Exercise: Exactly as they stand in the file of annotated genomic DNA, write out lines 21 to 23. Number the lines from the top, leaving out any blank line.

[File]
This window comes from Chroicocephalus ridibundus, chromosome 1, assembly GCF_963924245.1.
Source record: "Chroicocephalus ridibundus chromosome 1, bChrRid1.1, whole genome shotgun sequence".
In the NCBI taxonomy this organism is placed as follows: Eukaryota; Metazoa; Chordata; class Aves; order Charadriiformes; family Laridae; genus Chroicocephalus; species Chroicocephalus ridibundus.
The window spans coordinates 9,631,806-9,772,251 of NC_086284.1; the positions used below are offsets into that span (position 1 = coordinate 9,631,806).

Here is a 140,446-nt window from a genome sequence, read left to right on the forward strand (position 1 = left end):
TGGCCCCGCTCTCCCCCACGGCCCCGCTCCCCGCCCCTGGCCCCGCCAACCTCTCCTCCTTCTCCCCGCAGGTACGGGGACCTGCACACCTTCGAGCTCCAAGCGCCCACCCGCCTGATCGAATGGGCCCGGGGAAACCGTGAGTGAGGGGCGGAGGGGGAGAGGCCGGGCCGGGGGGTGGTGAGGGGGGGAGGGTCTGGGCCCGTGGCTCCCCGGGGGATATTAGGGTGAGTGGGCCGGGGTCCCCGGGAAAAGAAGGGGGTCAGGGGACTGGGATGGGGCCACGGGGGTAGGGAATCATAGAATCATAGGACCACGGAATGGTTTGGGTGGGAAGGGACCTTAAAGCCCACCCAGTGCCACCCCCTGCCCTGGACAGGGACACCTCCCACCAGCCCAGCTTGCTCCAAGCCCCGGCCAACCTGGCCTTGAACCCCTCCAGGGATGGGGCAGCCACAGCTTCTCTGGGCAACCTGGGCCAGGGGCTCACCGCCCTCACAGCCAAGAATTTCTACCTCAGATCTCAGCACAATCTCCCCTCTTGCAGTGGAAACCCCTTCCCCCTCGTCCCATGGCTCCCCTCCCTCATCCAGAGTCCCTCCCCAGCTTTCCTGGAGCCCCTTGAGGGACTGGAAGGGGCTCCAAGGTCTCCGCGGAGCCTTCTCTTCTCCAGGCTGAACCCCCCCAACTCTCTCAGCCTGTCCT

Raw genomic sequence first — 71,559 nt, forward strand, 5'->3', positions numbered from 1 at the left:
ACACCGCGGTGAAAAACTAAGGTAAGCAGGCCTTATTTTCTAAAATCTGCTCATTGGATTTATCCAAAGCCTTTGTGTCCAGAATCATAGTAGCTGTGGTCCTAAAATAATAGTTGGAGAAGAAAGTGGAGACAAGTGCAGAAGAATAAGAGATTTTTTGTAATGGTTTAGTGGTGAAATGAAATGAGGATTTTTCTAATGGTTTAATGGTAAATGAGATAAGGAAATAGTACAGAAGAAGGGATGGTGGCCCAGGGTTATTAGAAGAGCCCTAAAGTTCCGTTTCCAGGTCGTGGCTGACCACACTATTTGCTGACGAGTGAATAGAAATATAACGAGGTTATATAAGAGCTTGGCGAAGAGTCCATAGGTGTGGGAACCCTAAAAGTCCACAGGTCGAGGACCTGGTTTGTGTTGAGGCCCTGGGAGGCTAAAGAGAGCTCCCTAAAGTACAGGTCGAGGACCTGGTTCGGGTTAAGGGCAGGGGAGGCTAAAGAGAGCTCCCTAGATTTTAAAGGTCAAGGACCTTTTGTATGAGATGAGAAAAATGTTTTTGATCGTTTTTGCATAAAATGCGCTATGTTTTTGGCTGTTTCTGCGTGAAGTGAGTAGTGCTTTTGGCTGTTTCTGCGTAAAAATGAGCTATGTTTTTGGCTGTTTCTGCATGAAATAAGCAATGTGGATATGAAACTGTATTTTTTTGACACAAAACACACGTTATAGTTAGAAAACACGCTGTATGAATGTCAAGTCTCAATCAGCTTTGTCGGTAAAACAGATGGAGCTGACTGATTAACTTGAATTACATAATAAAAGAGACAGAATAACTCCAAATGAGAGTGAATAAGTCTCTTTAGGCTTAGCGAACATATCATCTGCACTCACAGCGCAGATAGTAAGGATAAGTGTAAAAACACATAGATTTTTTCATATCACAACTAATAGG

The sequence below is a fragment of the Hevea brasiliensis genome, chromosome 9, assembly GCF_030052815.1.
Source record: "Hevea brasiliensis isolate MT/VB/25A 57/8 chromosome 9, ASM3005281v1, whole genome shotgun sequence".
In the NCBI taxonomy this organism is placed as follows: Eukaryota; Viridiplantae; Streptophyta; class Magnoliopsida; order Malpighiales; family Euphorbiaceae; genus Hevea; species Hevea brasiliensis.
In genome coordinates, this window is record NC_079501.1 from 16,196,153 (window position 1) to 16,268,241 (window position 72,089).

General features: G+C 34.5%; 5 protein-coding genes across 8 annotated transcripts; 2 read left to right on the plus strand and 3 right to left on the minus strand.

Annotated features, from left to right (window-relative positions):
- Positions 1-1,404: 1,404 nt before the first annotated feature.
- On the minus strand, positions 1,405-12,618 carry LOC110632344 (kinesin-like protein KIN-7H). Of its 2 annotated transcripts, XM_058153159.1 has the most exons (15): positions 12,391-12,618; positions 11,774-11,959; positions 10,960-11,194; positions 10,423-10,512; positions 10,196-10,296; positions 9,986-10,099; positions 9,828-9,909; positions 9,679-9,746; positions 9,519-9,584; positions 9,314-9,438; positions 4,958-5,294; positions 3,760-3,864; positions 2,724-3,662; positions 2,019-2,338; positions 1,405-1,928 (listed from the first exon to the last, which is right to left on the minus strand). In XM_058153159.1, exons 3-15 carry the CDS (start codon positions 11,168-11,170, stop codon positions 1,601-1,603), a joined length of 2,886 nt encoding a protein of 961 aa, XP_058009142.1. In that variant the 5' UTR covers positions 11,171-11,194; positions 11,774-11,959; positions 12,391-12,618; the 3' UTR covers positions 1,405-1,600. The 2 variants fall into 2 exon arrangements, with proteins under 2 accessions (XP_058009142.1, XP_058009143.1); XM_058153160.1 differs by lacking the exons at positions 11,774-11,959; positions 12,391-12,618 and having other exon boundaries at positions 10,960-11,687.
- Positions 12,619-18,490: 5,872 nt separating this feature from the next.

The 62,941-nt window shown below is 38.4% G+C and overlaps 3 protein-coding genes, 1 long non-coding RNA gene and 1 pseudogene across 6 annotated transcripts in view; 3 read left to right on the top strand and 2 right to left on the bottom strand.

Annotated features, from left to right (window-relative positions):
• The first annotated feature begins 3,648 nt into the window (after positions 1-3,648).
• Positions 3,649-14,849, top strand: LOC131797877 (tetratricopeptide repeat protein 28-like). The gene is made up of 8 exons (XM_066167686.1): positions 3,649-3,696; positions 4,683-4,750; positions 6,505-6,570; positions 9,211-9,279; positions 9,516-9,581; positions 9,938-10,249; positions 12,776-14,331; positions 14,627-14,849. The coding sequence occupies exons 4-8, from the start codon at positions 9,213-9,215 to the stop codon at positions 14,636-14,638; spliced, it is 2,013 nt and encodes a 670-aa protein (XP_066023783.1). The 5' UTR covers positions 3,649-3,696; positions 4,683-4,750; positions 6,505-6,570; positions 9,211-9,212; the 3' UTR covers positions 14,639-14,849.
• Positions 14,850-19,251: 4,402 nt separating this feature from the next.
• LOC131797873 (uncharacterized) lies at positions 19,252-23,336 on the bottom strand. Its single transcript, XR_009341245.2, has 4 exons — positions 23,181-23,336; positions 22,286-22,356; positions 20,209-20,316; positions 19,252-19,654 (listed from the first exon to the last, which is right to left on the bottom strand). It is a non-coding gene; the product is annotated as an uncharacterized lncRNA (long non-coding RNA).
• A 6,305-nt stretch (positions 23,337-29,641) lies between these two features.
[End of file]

• Positions 3,649-14,849, top strand: LOC131797877 (tetratricopeptide repeat protein 28-like). The gene is made up of 8 exons (XM_066167686.1): positions 3,649-3,696; positions 4,683-4,750; positions 6,505-6,570; positions 9,211-9,279; positions 9,516-9,581; positions 9,938-10,249; positions 12,776-14,331; positions 14,627-14,849. The coding sequence occupies exons 4-8, from the start codon at positions 9,213-9,215 to the stop codon at positions 14,636-14,638; spliced, it is 2,013 nt and encodes a 670-aa protein (XP_066023783.1). The 5' UTR covers positions 3,649-3,696; positions 4,683-4,750; positions 6,505-6,570; positions 9,211-9,212; the 3' UTR covers positions 14,639-14,849.
• Positions 14,850-19,251: 4,402 nt separating this feature from the next.
• LOC131797873 (uncharacterized) lies at positions 19,252-23,336 on the bottom strand. Its single transcript, XR_009341245.2, has 4 exons — positions 23,181-23,336; positions 22,286-22,356; positions 20,209-20,316; positions 19,252-19,654 (listed from the first exon to the last, which is right to left on the bottom strand). It is a non-coding gene; the product is annotated as an uncharacterized lncRNA (long non-coding RNA).